Archive for 'Various Buildings'

The Kingdom of Naples, Part 3: Charles II (1285-1309)

Porto Mercantile

Charles II, the second king of Naples (without Sicily), succeeded his father, Charles I, in 1285. Clara Erskine Clement describes in her 1894 book, Naples, the City of Parthenope and its Environs:

Charles II. of Anjou was a worthy successor of his father in the conception and execution of public works. He constructed the original Molo Grande and the Porto Mercantile, or Porto Grande, in 1302; he continued the building of the cathedral, and erected S. Domenico Maggiore, still one of the finest churches in Naples, and founded the less important S. Pietro Martire.

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The Kingdom of Naples, Part 2: Charles I (1266-1285)

Charles ISource: Bob and Nella’s World

Having defeated Manfred, the last Hohenstaufen king of Sicily, in 1266, Charles of Anjou, the brother of King Louis IX of France, was crowned king of Sicily. In 1282, Charles lost the control of the island of Sicily itself but retained the kingdom’s territory on the southern part of the Italian Peninsula. This resulted in there being two kingdoms of Sicily, one on Sicily and the other on the peninsula. Both would be called the Kingdom of Sicily, but Charles’s remaining territory is more commonly known today as the Kingdom of Naples, after its major city. › Continue reading…


The Kingdom of Naples, Part 1: Background: From the Normans to the Hohenstaufens


In her 1894 book, Naples, the City of Parthenope and its Environs, author Clara Erskine Clement [Waters] (1834-1916) goes through the history of the Italian city, discussing the various surviving buildings that were constructed by successive monarchs over the centuries. Let’s follow her and see what has survived to the present! What today we call the Kingdom of Naples did not come into existence until the 1280s after the Sicilian Vespers split the Kingdom of Sicily into two sections. Clement begins the second chapter of her book before that split, with reign of Frederick II, who became king of Sicily (which then included Naples) in 1198 and Holy Roman Emperor in 1220. › Continue reading…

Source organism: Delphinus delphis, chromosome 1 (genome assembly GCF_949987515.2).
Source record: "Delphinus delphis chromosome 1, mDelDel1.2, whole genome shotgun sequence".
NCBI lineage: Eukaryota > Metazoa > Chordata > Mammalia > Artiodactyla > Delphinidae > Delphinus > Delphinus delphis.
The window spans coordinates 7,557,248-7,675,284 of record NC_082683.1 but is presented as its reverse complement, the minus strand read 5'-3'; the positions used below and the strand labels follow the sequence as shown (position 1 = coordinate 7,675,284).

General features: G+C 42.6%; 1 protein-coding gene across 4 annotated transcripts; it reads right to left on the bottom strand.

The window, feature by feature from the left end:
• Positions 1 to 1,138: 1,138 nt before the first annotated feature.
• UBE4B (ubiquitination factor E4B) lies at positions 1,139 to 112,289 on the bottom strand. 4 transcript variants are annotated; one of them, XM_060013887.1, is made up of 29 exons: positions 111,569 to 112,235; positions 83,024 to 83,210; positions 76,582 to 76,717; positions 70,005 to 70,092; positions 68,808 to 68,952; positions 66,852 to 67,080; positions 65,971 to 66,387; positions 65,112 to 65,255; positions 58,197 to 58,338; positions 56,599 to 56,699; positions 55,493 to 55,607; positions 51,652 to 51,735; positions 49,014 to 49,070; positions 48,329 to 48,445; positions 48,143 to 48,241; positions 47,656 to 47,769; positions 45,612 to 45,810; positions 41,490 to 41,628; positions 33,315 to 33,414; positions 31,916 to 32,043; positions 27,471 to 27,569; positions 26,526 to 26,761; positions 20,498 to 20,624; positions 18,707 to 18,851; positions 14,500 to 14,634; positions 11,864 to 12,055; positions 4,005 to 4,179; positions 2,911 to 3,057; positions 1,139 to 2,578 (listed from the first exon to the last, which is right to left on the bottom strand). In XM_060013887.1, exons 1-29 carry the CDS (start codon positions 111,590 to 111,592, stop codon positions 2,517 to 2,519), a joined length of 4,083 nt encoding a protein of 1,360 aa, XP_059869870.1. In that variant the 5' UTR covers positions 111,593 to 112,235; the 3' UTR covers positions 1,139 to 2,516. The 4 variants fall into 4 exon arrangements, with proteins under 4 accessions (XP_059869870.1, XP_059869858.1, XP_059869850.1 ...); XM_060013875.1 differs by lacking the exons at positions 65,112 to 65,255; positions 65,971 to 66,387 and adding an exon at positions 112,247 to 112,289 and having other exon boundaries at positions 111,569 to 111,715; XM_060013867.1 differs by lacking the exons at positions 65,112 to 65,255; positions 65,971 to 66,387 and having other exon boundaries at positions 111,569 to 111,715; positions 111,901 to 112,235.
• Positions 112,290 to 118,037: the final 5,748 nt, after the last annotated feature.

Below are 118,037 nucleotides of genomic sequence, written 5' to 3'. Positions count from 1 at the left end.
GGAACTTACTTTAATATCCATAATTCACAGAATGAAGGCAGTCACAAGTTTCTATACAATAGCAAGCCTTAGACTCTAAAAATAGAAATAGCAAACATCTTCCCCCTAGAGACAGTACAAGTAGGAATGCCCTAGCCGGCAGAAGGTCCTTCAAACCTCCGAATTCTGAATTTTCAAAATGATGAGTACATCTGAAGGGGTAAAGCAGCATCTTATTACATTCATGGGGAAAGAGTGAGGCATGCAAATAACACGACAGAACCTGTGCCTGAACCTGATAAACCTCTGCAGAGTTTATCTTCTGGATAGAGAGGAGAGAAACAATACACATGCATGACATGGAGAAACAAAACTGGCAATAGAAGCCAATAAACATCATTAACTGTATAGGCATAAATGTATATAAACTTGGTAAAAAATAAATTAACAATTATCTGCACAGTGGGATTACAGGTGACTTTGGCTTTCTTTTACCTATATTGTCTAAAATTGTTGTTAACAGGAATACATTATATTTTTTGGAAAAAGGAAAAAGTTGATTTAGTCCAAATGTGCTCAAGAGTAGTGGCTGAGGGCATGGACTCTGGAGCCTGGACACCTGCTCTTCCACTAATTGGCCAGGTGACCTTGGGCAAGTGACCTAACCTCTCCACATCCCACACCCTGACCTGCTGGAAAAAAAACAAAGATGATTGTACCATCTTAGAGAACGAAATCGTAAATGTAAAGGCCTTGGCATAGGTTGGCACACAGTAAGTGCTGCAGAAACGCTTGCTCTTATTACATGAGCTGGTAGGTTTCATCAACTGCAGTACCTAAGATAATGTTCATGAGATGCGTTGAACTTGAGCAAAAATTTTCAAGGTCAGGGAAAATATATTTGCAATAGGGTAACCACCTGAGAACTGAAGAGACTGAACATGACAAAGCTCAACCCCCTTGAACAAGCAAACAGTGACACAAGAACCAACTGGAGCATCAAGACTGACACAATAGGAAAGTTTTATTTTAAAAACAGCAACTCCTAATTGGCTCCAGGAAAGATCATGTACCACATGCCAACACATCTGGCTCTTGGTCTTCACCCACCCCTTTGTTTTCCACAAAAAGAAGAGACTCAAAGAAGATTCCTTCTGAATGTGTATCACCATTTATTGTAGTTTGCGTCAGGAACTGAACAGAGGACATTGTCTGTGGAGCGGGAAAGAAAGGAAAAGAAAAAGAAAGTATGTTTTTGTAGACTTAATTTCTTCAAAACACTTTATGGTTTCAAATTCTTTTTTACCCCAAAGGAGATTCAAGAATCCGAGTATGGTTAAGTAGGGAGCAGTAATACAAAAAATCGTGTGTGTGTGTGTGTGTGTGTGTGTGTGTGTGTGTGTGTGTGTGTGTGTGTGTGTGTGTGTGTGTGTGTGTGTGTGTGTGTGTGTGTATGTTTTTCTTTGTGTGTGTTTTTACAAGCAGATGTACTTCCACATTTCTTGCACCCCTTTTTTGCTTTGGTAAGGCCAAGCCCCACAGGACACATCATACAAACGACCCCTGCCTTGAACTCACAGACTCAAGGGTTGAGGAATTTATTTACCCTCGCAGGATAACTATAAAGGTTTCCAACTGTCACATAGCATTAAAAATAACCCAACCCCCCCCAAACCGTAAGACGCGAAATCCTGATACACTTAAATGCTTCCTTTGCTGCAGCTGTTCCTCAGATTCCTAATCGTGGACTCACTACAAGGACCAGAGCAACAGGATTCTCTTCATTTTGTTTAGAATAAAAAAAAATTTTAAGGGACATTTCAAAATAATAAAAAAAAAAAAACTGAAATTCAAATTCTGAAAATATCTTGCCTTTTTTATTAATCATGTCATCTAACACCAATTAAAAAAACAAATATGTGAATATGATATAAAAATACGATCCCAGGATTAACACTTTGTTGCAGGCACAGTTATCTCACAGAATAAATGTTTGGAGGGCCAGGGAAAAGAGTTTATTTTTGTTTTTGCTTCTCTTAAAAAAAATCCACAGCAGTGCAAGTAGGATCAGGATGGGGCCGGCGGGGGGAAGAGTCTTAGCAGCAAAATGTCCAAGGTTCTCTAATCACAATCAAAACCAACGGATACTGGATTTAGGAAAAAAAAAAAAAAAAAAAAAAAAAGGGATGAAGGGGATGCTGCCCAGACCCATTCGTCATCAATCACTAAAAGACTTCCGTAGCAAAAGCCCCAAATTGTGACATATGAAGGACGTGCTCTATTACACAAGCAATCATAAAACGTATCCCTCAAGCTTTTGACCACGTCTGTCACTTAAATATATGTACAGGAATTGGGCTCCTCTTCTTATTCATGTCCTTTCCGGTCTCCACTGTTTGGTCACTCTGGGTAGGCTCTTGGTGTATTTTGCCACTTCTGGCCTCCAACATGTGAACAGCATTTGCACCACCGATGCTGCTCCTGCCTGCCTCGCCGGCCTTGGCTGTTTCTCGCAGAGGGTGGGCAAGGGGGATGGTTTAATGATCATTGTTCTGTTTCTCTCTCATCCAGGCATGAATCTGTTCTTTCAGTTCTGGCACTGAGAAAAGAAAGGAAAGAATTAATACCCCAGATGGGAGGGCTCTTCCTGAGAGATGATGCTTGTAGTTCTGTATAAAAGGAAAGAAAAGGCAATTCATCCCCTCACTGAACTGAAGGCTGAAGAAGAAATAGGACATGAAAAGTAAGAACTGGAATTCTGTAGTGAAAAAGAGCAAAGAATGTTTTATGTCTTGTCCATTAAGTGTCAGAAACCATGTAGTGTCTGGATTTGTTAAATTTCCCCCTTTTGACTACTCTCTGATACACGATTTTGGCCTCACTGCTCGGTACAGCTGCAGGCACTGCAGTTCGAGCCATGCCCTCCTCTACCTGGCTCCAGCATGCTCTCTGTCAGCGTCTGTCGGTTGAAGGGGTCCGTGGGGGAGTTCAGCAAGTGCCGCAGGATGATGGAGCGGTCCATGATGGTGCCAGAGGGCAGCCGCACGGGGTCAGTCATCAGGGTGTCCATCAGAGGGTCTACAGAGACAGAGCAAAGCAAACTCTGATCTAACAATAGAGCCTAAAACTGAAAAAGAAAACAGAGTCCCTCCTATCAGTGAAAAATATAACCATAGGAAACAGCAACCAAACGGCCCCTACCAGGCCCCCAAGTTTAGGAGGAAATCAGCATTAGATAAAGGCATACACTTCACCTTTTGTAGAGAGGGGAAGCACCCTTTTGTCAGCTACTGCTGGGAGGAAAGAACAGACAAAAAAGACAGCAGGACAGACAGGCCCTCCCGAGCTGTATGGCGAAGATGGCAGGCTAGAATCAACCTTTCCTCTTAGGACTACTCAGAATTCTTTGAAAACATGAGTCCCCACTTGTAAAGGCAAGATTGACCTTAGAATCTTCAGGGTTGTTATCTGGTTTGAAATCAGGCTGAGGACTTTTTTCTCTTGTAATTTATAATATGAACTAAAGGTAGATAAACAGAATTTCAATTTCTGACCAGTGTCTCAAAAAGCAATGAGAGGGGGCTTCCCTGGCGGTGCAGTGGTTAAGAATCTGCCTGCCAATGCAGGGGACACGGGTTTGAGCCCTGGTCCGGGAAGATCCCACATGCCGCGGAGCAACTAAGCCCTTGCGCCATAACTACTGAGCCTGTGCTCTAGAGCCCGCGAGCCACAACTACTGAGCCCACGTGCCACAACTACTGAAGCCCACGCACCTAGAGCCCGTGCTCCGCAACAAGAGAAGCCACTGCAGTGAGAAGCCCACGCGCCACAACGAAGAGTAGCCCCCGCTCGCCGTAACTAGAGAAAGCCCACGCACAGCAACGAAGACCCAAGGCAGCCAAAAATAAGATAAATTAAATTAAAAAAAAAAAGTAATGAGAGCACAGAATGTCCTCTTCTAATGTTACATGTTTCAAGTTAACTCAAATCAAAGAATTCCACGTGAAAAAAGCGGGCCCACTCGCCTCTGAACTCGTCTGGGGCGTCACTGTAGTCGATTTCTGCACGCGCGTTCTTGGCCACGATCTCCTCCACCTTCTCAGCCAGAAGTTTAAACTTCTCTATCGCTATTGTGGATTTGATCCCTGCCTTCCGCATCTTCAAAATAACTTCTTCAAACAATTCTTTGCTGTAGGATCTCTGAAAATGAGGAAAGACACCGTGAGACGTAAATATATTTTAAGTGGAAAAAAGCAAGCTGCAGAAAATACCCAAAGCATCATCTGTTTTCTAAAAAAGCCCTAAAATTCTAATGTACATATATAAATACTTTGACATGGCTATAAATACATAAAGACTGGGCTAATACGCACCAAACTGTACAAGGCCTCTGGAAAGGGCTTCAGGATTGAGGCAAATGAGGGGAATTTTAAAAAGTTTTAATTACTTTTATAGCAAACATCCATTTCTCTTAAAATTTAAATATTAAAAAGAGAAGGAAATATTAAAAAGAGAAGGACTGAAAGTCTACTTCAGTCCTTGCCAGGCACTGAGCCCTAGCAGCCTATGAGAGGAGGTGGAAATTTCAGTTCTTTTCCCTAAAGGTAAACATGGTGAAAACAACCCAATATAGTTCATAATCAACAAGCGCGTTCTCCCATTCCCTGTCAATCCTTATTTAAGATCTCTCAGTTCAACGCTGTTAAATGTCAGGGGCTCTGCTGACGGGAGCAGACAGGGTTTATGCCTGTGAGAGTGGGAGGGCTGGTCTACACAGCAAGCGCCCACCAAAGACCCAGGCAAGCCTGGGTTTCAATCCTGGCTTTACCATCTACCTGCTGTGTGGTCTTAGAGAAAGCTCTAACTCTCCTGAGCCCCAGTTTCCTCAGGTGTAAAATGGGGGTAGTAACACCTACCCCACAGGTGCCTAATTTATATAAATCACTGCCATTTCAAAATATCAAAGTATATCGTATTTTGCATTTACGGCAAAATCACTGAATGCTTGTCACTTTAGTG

Harriet Beecher Stowe in Scotland, Part Fourteen: Adieu to Scotland


Before Harriet Beecher Stowe left Scotland she had the opportunity to visit the studio of the painter Sir George Harvey (1806-1876) and saw two of his works there: “The Covenanters’ Communion” and “Quitting the Manse.” › Continue reading…


Harriet Beecher Stowe in Scotland, Part Twelve: Making Calls


On the evening of the 26th of April, 1853, the day that Harriet Beecher Stowe visited Abbotsford, Dryburgh and Melrose, she attended a meeting of the Scottish Temperance League. She describes her itinerary for the following day in Sunny Memories of Foreign Lands, Volume I:

The day after we returned from Melrose we spent in resting and riding about, as we had two engagements in the evening—one at a party at the house of Mr. Douglas, of Cavers, and the other at a public temperance soirĂ©e. Mr. Douglas is the author of several works which have excited attention; but perhaps you will remember him best by his treatise on the Advancement of Society in Religion and Knowledge. He is what is called here a “laird,” a man of good family, a large landed proprietor, a zealous reformer, and a very devout man.

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Harriet Beecher Stowe in Scotland, Part Ten: Dryburgh Abbey

Dryburgh AbbeyDryburgh Abbey. flickr: Bert Kaufmann / Creative Commons

After visiting Abbotford, Harriet Beecher Stowe was next taken to see two ruined abbeys, Dryburgh Abbey and Melrose Abbey. She was reminded of Scott’s poem, “The Eve of St. John,” which mentiones both places. › Continue reading…

Harriet Beecher Stowe in Scotland, Part Eight: Dundee

St Peter's Free ChurchSt. Peter’s Free Church, Dundee. geograph: Dan / Creative Commons

In keeping with her usual hectic schedule while in Scotland, Harriet Beecher Stowe arrived in Dundee on the afternoon of April 22, 1853, attended an anti-slavery meeting that evening, rode around the city by carriage the next day and left by 2:00 in the afternoon to return to Edinburgh. As her brother Charles noted in his diary, Stowe and her party had now visited the four principal cities of Scotland: Glasgow, Edinburgh, Aberdeen and Dundee (Harriet Beecher Stowe in Europe, Stowe-Day Foundation, 1986, p. 53). › Continue reading…

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